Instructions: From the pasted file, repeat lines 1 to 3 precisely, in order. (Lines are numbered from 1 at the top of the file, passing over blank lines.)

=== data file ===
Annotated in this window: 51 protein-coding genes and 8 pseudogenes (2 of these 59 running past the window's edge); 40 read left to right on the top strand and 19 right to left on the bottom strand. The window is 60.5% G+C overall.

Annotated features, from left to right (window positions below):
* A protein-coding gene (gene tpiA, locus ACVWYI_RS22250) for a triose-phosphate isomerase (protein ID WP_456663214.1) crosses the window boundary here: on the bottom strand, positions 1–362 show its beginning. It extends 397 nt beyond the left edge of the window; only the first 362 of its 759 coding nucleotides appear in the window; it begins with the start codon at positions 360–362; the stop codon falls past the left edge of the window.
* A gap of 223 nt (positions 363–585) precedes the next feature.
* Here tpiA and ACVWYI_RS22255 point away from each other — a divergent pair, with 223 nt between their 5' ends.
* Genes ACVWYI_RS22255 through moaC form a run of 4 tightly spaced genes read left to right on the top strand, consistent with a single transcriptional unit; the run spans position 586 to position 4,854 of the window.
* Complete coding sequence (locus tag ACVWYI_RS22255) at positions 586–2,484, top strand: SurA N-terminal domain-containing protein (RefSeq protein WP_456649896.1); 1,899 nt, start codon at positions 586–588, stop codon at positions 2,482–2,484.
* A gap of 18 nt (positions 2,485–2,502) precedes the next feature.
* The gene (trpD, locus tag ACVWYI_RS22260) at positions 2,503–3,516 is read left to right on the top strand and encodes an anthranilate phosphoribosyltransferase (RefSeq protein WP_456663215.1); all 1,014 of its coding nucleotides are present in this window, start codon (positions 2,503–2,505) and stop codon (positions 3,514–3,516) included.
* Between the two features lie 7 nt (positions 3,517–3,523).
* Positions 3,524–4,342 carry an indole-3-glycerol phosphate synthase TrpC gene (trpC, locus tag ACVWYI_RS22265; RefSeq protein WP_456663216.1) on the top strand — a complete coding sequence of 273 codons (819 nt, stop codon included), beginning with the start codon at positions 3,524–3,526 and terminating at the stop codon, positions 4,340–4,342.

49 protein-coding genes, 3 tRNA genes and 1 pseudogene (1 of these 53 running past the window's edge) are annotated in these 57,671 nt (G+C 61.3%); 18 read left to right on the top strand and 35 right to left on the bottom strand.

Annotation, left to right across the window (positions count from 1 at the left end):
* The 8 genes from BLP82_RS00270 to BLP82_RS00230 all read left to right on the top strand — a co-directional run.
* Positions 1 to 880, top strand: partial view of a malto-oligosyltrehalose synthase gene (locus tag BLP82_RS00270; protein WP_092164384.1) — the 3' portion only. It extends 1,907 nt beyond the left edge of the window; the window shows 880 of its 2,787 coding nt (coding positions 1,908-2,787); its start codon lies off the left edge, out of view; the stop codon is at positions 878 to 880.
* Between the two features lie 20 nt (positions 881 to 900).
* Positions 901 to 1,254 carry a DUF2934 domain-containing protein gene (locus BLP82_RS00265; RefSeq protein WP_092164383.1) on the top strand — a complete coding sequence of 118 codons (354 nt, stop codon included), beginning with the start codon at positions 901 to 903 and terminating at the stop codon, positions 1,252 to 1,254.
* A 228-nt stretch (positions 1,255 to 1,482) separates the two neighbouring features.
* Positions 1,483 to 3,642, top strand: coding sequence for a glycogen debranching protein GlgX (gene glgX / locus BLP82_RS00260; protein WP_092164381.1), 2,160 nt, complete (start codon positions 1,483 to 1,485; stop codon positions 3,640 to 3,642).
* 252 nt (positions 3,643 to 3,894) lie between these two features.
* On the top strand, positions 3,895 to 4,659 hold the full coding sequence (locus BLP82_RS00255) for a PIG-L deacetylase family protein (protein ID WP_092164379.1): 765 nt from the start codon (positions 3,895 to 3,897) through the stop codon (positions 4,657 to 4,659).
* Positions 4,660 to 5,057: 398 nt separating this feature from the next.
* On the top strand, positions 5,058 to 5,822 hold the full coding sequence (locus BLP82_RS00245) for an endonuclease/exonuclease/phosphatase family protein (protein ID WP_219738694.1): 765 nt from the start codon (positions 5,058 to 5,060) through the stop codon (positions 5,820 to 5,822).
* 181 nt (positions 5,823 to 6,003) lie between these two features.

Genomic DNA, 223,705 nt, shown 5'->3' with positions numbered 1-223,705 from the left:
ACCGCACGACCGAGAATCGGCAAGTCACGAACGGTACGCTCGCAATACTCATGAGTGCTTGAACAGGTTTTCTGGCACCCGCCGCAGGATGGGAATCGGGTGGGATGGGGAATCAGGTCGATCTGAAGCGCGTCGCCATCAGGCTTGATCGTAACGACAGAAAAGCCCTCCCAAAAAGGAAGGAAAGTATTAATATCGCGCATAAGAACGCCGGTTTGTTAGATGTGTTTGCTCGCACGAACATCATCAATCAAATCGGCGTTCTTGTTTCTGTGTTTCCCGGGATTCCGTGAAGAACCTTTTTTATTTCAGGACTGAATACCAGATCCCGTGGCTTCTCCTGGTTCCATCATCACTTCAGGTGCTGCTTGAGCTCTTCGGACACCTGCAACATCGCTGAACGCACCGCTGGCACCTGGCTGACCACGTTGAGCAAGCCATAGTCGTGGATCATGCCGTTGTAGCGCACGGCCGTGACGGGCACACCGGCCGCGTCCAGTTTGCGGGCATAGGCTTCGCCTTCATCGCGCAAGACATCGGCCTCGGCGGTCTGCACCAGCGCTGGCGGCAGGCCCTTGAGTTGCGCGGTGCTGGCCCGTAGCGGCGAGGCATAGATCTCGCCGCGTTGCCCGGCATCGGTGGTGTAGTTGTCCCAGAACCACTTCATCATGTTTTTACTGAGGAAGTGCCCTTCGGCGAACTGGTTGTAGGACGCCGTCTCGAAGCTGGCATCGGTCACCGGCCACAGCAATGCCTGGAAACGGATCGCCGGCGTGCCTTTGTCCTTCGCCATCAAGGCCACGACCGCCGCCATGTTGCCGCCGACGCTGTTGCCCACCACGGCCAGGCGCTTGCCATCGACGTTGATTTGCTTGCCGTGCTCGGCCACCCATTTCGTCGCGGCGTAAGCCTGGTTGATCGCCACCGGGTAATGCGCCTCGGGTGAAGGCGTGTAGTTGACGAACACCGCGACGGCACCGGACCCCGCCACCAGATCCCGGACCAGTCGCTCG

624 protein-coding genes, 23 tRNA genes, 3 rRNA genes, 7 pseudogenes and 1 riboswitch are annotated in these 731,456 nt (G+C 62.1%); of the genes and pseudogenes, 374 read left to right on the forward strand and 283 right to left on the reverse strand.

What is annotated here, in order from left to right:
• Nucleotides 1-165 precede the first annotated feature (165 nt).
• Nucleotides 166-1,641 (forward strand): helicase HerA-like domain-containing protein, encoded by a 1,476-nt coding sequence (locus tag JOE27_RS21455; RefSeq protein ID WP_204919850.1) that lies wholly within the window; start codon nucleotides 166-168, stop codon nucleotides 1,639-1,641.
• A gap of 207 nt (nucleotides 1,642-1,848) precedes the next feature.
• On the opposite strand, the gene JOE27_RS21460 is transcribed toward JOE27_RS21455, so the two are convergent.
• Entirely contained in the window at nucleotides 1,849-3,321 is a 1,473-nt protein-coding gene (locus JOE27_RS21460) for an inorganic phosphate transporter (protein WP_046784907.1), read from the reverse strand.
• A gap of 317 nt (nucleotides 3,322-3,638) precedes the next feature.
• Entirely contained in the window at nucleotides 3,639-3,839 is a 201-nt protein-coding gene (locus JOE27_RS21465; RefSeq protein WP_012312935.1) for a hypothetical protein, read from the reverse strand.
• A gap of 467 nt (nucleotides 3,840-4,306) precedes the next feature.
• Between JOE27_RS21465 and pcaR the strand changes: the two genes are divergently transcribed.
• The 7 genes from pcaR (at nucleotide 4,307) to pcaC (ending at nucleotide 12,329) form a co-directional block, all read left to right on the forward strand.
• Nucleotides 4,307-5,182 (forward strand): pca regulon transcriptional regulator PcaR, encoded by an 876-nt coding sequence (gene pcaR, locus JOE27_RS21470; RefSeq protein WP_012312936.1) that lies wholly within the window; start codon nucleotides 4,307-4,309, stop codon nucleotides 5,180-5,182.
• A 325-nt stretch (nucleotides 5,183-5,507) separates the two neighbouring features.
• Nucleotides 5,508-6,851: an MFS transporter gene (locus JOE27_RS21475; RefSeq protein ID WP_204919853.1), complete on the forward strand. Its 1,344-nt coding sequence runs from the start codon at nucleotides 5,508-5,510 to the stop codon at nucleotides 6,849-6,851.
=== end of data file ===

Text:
Annotated in this window: 51 protein-coding genes and 8 pseudogenes (2 of these 59 running past the window's edge); 40 read left to right on the top strand and 19 right to left on the bottom strand. The window is 60.5% G+C overall.

Annotated features, from left to right (window positions below):
* A protein-coding gene (gene tpiA, locus ACVWYI_RS22250) for a triose-phosphate isomerase (protein ID WP_456663214.1) crosses the window boundary here: on the bottom strand, positions 1–362 show its beginning. It extends 397 nt beyond the left edge of the window; only the first 362 of its 759 coding nucleotides appear in the window; it begins with the start codon at positions 360–362; the stop codon falls past the left edge of the window.